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The impact of cardiac and noncardiac comorbidities on the short-term outcomes of patients hospitalized with acute myocardial infarction: a population-based perspective

Authors Chen H, Saczynski JS, McManus DD, Lessard D, Yarzebski J, Lapane KL, Gore JM, Goldberg RJ

Received 5 June 2013

Accepted for publication 3 July 2013

Published 7 November 2013 Volume 2013:5(1) Pages 439—448


Checked for plagiarism Yes

Review by Single-blind

Peer reviewer comments 2

Han-Yang Chen,1 Jane S Saczynski,1–3 David D McManus,1,4 Darleen Lessard,1 Jorge Yarzebski,1 Kate L Lapane,1 Joel M Gore,4 Robert J Goldberg1,3

1Department of Quantitative Health Sciences, 2Department of Medicine, 3Meyers Primary Care Institute, 4Division of Cardiovascular Medicine, University of Massachusetts Medical School, Worcester, MA, USA

Objectives: The objectives of our large observational study were to describe the prevalence of cardiac and noncardiac comorbidities in a community-based population of patients hospitalized with acute myocardial infarction (AMI) at all medical centers in central Massachusetts, and to examine whether multiple comorbidities were associated with in-hospital death rates and hospital length of stay.
Methods: The study sample consisted of 2,972 patients hospitalized with AMI at all eleven greater Worcester medical centers in central Massachusetts during the three study years of 2003, 2005, and 2007.
Results: The average age of this hospitalized population was 71 years, 55% were men, 93% were Caucasian, and approximately one third had developed an ST segment elevation AMI during the years under study. Hypertension (75%) was the most common cardiac condition identified in patients hospitalized with AMI whereas renal disease (22%) was the most common noncardiac comorbidity diagnosed in this study population. Approximately one in every four hospitalized patients had any four or more of the seven cardiac conditions examined, while one in 13 had any three or more of the five noncardiac conditions studied. Patients with four or more cardiac comorbidities were more than twice as likely to have died during hospitalization and have a prolonged hospital length of stay, compared to those without any cardiac comorbidities. Patients with three or more noncardiac comorbidities had markedly increased odds of dying during hospitalization and having a prolonged hospital stay compared to those with no noncardiac comorbidities previously diagnosed.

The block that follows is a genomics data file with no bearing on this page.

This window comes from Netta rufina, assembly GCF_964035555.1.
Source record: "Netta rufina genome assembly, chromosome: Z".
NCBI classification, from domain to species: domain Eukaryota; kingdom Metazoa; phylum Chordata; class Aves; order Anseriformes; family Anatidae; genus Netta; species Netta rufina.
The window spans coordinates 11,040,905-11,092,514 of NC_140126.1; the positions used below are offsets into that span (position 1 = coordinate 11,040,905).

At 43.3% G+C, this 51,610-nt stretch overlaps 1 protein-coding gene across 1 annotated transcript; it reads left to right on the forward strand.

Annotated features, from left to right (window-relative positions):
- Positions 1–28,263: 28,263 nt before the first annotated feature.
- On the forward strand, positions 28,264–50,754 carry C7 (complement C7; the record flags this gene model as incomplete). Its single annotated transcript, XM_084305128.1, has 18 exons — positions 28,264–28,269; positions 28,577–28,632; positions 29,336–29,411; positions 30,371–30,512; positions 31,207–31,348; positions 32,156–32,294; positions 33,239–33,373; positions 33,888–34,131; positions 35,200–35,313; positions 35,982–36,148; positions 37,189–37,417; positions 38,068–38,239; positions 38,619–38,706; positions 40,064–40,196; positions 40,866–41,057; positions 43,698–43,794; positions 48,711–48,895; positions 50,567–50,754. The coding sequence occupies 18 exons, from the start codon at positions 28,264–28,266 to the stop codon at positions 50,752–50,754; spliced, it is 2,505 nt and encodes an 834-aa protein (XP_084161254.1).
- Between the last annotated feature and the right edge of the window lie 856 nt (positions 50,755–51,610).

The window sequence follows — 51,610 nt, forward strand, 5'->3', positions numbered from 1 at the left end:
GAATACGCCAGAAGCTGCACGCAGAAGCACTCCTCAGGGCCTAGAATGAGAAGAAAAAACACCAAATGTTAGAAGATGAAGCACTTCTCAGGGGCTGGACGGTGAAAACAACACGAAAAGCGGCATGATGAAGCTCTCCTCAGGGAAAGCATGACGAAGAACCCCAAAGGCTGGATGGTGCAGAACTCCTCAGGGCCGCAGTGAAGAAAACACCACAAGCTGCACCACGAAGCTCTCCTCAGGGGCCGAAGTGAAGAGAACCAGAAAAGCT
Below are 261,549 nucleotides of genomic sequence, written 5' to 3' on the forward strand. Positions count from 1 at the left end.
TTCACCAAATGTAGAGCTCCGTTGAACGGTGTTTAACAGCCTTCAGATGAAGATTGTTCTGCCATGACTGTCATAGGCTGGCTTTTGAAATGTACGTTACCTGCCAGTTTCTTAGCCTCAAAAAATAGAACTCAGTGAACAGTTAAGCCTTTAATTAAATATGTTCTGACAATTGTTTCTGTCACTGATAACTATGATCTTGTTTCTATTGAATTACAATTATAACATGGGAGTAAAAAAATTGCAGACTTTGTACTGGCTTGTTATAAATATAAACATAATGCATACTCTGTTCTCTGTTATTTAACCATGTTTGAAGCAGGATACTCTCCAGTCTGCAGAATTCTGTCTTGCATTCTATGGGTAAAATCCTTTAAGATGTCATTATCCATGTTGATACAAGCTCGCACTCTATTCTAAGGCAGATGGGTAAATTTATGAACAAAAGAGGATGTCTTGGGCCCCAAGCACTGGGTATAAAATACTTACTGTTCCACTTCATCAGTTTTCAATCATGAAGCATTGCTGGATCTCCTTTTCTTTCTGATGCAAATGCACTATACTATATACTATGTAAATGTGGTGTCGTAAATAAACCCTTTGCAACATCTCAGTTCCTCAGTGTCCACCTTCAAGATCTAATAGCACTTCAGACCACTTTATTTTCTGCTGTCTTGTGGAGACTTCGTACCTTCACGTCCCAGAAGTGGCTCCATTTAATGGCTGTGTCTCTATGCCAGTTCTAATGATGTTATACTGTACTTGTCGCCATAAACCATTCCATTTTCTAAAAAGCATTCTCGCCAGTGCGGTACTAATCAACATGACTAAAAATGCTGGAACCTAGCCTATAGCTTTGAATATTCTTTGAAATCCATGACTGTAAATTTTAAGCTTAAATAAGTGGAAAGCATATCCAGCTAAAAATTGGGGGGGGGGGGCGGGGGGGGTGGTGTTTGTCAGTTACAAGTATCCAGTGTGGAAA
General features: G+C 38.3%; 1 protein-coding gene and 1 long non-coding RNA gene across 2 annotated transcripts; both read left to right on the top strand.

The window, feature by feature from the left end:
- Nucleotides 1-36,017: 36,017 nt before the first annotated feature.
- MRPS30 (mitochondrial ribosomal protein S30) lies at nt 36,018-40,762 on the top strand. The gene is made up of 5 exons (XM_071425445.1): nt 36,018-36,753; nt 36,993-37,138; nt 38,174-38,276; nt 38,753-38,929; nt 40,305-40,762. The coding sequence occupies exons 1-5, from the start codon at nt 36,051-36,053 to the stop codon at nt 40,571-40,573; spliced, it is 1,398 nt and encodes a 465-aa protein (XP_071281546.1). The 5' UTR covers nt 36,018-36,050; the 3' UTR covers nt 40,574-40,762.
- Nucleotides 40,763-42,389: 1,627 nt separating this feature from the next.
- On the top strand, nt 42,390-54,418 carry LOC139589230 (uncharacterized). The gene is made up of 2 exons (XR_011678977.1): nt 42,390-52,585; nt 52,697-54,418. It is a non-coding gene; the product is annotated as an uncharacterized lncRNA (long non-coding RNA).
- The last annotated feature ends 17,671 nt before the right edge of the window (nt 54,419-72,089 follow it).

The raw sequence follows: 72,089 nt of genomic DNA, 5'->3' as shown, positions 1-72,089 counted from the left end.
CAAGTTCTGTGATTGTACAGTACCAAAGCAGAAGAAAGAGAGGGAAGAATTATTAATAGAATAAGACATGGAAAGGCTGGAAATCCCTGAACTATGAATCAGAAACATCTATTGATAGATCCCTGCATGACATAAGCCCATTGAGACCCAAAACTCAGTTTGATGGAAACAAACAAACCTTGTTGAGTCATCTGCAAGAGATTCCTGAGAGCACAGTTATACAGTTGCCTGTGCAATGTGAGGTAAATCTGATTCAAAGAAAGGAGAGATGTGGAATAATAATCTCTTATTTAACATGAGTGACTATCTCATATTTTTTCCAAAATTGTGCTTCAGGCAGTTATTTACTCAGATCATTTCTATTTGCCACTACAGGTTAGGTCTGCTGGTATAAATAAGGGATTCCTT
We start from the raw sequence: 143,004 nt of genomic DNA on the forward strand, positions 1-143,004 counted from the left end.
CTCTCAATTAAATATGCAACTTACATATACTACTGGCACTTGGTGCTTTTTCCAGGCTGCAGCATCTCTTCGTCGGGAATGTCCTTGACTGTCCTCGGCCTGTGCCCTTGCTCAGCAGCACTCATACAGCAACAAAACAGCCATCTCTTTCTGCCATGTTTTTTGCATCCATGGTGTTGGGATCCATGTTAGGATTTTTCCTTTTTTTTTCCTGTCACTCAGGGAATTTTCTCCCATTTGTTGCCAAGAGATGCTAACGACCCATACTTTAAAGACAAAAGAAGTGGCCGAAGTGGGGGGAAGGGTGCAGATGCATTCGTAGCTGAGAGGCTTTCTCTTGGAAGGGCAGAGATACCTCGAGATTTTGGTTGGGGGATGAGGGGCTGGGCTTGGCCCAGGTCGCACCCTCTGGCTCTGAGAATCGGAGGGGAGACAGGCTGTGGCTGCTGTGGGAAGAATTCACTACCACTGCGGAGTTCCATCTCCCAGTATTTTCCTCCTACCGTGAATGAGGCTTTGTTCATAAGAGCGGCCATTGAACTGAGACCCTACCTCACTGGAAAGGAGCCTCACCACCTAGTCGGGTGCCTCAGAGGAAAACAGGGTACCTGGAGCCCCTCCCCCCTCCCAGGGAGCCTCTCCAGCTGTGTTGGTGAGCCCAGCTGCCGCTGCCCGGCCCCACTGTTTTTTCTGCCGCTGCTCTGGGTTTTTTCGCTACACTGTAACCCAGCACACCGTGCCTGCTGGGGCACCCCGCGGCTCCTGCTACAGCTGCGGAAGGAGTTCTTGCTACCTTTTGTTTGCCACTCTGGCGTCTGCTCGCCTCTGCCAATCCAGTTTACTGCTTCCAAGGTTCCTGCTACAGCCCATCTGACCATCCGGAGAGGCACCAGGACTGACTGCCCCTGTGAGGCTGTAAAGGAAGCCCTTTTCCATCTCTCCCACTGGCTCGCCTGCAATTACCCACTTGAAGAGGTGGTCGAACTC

Conclusion: Our findings highlight the need for additional contemporary data to improve the short-term outcomes of patients hospitalized with AMI and multiple concurrent medical illnesses.

Keywords: population-based study, chronic conditions, acute coronary syndrome

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